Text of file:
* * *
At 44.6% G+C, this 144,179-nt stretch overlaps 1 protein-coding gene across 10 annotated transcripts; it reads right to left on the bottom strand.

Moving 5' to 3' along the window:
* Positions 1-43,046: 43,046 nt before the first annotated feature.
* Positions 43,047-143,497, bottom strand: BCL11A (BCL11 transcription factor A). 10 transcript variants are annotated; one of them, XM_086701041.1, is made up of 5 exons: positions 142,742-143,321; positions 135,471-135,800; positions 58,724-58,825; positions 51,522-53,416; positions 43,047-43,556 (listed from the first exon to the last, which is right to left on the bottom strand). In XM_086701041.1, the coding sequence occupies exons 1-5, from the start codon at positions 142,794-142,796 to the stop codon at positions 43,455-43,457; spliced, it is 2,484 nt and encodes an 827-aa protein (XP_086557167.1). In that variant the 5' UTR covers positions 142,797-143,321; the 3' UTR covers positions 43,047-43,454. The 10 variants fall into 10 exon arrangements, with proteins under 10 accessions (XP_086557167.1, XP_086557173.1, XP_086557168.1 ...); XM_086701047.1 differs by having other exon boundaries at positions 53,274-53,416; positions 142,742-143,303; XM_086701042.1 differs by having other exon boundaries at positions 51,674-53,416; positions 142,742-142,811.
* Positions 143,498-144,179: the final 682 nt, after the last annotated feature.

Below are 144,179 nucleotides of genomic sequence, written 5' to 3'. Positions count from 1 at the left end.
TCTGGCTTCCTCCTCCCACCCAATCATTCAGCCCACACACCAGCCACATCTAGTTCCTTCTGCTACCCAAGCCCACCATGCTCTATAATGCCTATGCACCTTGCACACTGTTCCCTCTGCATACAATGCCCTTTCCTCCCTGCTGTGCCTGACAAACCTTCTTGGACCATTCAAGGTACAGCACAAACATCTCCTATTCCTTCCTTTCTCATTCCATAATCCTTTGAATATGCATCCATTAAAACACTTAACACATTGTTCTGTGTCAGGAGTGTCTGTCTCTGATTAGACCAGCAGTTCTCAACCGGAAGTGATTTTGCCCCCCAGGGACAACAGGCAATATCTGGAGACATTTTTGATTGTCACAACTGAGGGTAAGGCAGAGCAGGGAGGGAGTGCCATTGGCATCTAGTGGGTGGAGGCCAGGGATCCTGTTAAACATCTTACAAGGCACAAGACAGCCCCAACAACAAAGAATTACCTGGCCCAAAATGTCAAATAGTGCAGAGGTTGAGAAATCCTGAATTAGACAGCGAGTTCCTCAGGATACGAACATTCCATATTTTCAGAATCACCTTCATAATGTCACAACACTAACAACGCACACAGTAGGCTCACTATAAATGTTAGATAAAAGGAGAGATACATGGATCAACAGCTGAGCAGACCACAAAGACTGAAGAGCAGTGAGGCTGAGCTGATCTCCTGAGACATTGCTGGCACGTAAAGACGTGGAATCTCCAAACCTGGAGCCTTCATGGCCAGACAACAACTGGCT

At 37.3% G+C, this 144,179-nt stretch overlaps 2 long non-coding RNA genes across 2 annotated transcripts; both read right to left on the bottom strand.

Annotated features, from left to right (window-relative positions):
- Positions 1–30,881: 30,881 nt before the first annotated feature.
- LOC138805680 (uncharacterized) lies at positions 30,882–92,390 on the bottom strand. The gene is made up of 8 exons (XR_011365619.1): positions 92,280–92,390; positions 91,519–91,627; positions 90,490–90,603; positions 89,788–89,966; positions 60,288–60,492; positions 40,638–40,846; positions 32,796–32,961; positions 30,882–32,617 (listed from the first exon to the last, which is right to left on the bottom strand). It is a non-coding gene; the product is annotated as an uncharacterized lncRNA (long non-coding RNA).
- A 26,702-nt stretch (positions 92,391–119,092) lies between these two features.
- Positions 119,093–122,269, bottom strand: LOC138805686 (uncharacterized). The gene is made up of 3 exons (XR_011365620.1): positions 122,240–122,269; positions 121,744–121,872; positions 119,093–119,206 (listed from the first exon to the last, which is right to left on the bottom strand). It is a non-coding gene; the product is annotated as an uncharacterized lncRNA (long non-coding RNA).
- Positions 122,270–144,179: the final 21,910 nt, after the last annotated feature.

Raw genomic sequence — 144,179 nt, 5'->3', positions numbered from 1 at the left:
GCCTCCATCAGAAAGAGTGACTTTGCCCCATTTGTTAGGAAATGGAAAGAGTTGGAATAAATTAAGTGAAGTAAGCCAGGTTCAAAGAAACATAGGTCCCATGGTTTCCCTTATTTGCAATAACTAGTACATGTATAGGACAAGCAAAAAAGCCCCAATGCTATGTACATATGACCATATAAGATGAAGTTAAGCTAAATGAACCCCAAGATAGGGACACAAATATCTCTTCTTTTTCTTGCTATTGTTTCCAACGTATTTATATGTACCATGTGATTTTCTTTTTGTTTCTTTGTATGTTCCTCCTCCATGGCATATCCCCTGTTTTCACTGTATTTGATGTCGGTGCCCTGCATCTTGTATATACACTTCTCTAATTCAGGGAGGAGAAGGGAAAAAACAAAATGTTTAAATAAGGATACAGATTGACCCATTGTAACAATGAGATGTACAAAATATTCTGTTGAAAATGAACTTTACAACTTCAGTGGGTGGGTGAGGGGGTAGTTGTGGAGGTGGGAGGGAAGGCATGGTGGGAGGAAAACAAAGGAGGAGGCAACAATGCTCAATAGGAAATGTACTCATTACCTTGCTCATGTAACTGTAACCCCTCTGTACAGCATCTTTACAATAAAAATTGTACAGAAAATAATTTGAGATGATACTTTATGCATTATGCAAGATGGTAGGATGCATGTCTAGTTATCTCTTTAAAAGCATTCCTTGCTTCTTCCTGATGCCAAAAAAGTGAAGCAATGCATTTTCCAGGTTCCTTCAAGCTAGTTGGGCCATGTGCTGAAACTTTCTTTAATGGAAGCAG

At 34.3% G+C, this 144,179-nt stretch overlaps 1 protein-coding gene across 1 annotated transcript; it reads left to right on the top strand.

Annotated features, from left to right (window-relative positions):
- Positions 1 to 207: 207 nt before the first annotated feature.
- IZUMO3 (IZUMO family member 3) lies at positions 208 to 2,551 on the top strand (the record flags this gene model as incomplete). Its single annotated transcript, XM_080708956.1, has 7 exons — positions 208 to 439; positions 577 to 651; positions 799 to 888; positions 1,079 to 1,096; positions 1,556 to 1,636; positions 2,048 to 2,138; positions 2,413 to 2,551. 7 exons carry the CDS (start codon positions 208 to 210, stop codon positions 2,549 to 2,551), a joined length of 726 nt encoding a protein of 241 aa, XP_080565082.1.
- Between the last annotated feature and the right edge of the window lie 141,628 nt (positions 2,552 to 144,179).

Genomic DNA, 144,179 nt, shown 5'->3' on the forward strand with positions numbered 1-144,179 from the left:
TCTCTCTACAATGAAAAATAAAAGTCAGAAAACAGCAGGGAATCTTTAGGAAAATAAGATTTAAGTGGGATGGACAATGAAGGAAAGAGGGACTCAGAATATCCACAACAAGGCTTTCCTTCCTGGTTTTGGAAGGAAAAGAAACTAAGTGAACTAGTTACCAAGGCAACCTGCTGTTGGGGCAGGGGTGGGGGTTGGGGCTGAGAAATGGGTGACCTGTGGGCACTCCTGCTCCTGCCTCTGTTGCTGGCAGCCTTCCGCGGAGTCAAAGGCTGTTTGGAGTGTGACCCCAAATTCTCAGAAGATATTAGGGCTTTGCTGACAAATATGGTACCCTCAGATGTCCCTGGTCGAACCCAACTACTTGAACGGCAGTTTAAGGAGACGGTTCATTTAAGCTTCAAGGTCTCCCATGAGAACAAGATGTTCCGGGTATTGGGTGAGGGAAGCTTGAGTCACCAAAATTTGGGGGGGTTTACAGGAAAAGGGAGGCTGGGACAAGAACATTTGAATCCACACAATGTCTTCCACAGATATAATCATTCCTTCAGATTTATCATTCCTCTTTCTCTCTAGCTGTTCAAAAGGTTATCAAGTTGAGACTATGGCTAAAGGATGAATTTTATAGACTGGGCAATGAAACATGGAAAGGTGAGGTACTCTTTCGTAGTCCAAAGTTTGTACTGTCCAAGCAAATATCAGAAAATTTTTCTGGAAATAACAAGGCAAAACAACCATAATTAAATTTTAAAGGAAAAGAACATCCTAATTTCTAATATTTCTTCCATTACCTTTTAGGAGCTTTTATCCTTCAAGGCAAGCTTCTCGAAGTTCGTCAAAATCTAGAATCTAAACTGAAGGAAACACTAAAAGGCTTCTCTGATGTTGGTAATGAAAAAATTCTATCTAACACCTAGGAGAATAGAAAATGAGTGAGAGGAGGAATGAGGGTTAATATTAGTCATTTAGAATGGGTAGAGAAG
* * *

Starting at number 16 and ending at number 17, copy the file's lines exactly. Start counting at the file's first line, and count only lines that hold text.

GCCTCCATCAGAAAGAGTGACTTTGCCCCATTTGTTAGGAAATGGAAAGAGTTGGAATAAATTAAGTGAAGTAAGCCAGGTTCAAAGAAACATAGGTCCCATGGTTTCCCTTATTTGCAATAACTAGTACATGTATAGGACAAGCAAAAAAGCCCCAATGCTATGTACATATGACCATATAAGATGAAGTTAAGCTAAATGAACCCCAAGATAGGGACACAAATATCTCTTCTTTTTCTTGCTATTGTTTCCAACGTATTTATATGTACCATGTGATTTTCTTTTTGTTTCTTTGTATGTTCCTCCTCCATGGCATATCCCCTGTTTTCACTGTATTTGATGTCGGTGCCCTGCATCTTGTATATACACTTCTCTAATTCAGGGAGGAGAAGGGAAAAAACAAAATGTTTAAATAAGGATACAGATTGACCCATTGTAACAATGAGATGTACAAAATATTCTGTTGAAAATGAACTTTACAACTTCAGTGGGTGGGTGAGGGGGTAGTTGTGGAGGTGGGAGGGAAGGCATGGTGGGAGGAAAACAAAGGAGGAGGCAACAATGCTCAATAGGAAATGTACTCATTACCTTGCTCATGTAACTGTAACCCCTCTGTACAGCATCTTTACAATAAAAATTGTACAGAAAATAATTTGAGATGATACTTTATGCATTATGCAAGATGGTAGGATGCATGTCTAGTTATCTCTTTAAAAGCATTCCTTGCTTCTTCCTGATGCCAAAAAAGTGAAGCAATGCATTTTCCAGGTTCCTTCAAGCTAGTTGGGCCATGTGCTGAAACTTTCTTTAATGGAAGCAG

At 34.3% G+C, this 144,179-nt stretch overlaps 1 protein-coding gene across 1 annotated transcript; it reads left to right on the top strand.